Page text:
Over an extended period, (but more so over the last fortnight, or so) we have been asked by many people what will be the affect to us of FIFA effectively ‘axing’ the licensed agents rule in football.

This has been asked by many, whether they be clients, players, coaches, clubs, providers, business associates or even other agents : and to be quite honest i doubt very much whether anyone outside of FIFA and the National FA’s can answer the question much more than just an opinion.

The fact remains that all English FA licensed agents (and prospective candidates) were informed approximately a week before any mention of the ‘official’ announcement in a mainstream British newspaper. Although it has been common knowledge for some time that changes were ‘on the cards’ with a FIFA review announced some time ago of the licensed agents regulations.

THE FACTS are that, no definitive statement has been made by FIFA as to what the changes will be only that :

“The 2009 FIFA Congress declared its support for an ‘in-depth reform of the player’s agents system through a new approach based on the concept of intermediaries’.  According to information recently received by The FA from FIFA, on the basis of the proposals of the FIFA working group which was assigned the task to tackle the issue, it may be that the current players’ agents licensing provisions will be abolished and replaced by a different system.  It is likely that under these proposals the current requirements for individuals to become licensed agents will no longer apply.”

– all that has been stated is that the current provisions will be abolished “and replaced by a different system” – who knows the new system and licensing methods may well be far more stringent than the existing measures, then again it may just be an effective means of ‘side stepping’ an issue that some elements are determined to say is ‘impossible to police’ and rather than tackle the misdemenours and the ‘unlicensed agents’ the regulations will be changed to suit the current situation.

If it is to believed that that 70% of international transfers concluded by non-licensed agents , as was stated in a recent BBC online article : “Fifa to ‘axe licensed agent rule'” surely a change in the rules is necessary and should be welcomed by all of those associated with the sport.

So where does it leave Chiron Sports and Media as licensed football agents, and at this point in time i wont say it doesnt affect us, as it does.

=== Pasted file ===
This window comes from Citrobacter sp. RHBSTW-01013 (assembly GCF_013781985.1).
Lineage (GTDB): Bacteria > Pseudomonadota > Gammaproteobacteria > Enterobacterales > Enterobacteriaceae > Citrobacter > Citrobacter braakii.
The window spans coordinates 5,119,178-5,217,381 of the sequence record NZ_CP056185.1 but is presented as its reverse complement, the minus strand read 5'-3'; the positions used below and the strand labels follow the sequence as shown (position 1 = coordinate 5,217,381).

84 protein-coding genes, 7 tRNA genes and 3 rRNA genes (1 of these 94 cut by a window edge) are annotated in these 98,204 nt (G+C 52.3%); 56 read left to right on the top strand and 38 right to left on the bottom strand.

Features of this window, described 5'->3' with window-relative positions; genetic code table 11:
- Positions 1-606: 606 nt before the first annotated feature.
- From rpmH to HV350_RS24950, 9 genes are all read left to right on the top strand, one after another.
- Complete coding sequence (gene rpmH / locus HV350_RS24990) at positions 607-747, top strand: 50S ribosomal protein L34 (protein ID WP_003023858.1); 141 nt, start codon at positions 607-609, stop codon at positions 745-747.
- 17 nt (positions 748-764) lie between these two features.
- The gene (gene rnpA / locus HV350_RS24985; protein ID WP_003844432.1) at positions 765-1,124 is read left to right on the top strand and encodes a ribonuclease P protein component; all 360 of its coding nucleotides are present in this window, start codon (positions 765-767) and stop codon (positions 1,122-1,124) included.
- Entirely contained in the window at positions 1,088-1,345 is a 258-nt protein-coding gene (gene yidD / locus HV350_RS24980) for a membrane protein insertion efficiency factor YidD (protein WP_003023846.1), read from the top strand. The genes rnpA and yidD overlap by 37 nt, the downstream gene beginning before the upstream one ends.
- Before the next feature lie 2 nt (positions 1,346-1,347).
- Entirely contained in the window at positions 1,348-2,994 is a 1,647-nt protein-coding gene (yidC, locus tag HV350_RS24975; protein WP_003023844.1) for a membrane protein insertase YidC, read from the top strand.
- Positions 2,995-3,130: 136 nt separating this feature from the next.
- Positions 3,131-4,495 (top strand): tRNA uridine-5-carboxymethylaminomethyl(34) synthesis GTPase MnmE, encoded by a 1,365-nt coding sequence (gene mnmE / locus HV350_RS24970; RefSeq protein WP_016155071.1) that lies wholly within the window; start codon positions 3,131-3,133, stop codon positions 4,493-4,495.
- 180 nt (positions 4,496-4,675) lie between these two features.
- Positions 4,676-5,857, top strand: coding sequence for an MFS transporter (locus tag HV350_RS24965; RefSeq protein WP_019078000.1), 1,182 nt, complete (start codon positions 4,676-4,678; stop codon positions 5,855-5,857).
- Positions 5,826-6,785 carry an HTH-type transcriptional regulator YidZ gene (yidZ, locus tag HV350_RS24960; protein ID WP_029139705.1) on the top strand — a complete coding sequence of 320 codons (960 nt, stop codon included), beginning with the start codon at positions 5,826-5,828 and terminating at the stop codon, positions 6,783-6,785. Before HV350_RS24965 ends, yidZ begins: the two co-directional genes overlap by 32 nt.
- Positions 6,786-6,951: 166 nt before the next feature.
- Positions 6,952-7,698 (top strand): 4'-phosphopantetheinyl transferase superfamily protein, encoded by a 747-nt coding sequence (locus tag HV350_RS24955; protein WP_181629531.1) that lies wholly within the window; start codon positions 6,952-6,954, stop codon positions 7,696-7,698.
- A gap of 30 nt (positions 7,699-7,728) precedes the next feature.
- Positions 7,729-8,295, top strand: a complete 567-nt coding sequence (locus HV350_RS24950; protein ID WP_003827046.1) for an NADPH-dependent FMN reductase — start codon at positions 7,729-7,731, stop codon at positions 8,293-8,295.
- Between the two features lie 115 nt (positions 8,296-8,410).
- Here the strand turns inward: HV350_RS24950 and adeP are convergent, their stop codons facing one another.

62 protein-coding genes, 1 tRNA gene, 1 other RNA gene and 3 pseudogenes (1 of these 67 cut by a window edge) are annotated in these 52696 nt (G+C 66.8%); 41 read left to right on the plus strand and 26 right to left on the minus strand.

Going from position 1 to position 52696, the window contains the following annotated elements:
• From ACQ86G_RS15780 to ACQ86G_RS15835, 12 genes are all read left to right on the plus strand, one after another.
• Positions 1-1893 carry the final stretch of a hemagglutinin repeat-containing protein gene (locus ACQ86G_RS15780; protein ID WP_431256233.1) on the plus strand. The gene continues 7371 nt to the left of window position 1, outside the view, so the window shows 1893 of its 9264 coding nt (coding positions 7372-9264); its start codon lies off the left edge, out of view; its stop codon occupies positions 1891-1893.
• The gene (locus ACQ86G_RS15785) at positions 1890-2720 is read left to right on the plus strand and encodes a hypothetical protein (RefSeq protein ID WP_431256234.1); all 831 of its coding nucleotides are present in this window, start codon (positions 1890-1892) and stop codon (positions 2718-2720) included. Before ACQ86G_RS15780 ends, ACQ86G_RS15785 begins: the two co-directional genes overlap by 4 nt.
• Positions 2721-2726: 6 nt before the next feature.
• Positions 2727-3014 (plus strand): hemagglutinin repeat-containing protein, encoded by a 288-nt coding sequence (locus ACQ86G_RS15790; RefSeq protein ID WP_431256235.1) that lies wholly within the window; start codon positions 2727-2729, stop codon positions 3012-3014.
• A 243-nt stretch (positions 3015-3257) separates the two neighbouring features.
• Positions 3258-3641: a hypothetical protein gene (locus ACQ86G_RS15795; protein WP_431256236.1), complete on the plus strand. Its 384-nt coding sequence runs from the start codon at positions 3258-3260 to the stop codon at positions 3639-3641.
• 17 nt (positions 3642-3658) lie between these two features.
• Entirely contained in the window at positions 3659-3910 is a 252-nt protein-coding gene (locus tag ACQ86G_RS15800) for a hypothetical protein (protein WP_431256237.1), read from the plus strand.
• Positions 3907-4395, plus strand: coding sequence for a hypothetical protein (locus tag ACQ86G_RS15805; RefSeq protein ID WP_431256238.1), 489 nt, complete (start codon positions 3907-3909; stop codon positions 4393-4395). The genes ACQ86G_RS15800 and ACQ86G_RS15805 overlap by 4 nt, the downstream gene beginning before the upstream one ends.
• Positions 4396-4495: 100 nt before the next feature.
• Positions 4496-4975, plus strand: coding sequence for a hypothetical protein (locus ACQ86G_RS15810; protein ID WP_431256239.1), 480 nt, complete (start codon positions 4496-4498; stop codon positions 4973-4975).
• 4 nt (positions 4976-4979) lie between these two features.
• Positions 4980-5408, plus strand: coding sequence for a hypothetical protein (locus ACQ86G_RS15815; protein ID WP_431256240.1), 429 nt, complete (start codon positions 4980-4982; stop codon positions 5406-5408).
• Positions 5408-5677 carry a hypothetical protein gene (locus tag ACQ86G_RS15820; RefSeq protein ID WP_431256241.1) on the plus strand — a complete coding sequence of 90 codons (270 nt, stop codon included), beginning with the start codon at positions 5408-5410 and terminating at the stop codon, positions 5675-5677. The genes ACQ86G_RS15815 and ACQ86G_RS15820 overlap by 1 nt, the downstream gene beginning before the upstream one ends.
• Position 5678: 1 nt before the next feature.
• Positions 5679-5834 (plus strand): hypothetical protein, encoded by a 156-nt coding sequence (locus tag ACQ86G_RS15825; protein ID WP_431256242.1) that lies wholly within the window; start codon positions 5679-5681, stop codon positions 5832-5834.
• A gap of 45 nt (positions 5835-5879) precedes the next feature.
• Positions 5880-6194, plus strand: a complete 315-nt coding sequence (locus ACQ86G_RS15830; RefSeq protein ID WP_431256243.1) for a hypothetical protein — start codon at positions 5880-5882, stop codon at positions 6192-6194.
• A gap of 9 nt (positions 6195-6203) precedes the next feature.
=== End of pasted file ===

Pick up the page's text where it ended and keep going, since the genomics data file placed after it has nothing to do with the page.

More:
However the primary foundations of how Chiron was set up was to be ethical and to operate in the best interests of the clients long term career and life. Whilst adhering to the rules both of FIFA and our parent association the FA, in fact far stronger rules would be ‘more than welcome’ on our part, as long as common sense prevails in how those rules are implemented and that we cant have ‘one rule for one and one for another’.

What MAY happen ? – If it was our personal preference as to what may be introduced to regulate agents more effectively, then one concept could be for FIFA to disseminate a core set of regulations to the Confederations and subsequently they could then disseminate the core regulations plus their own subset to their member Associations.  Thus leaving the way for the association in question to issue licenses for those operating on their territory, something the English FA has done effectively with the ‘Overseas Agent’ regulations for some time.

Under the current regulations every player should have an ‘player passport’ covering there career, why not the same for agents with each association giving them permission to operate on that territory, then such observations like 70% of international transfers concluded by non-licensed agents may become a thing of the past.

Dates for the diary then to ‘keep our ear to the ground’ are :

  • December 2010 – FIFA working group present their recommendations/conclusions
  • May 2011 – New regulations should be implemented
  • October 2011 – old regulations fazed out


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